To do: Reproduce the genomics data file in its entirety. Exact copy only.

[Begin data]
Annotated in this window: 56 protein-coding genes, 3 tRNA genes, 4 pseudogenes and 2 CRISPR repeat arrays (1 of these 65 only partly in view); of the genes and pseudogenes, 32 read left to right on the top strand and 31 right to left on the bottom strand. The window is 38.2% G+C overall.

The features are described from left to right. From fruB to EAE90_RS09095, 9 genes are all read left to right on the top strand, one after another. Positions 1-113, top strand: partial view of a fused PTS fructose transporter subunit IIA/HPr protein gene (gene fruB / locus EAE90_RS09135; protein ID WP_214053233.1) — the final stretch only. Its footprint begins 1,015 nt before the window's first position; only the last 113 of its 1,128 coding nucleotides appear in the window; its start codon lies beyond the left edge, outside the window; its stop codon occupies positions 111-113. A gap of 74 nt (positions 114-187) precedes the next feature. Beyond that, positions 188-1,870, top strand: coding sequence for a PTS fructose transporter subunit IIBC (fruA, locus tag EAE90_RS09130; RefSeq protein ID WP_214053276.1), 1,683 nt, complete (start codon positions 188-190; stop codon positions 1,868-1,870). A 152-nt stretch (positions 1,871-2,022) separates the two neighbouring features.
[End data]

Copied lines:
Annotated in this window: 56 protein-coding genes, 3 tRNA genes, 4 pseudogenes and 2 CRISPR repeat arrays (1 of these 65 only partly in view); of the genes and pseudogenes, 32 read left to right on the top strand and 31 right to left on the bottom strand. The window is 38.2% G+C overall.

The features are described from left to right. From fruB to EAE90_RS09095, 9 genes are all read left to right on the top strand, one after another. Positions 1-113, top strand: partial view of a fused PTS fructose transporter subunit IIA/HPr protein gene (gene fruB / locus EAE90_RS09135; protein ID WP_214053233.1) — the final stretch only. Its footprint begins 1,015 nt before the window's first position; only the last 113 of its 1,128 coding nucleotides appear in the window; its start codon lies beyond the left edge, outside the window; its stop codon occupies positions 111-113. A gap of 74 nt (positions 114-187) precedes the next feature. Beyond that, positions 188-1,870, top strand: coding sequence for a PTS fructose transporter subunit IIBC (fruA, locus tag EAE90_RS09130; RefSeq protein ID WP_214053276.1), 1,683 nt, complete (start codon positions 188-190; stop codon positions 1,868-1,870). A 152-nt stretch (positions 1,871-2,022) separates the two neighbouring features.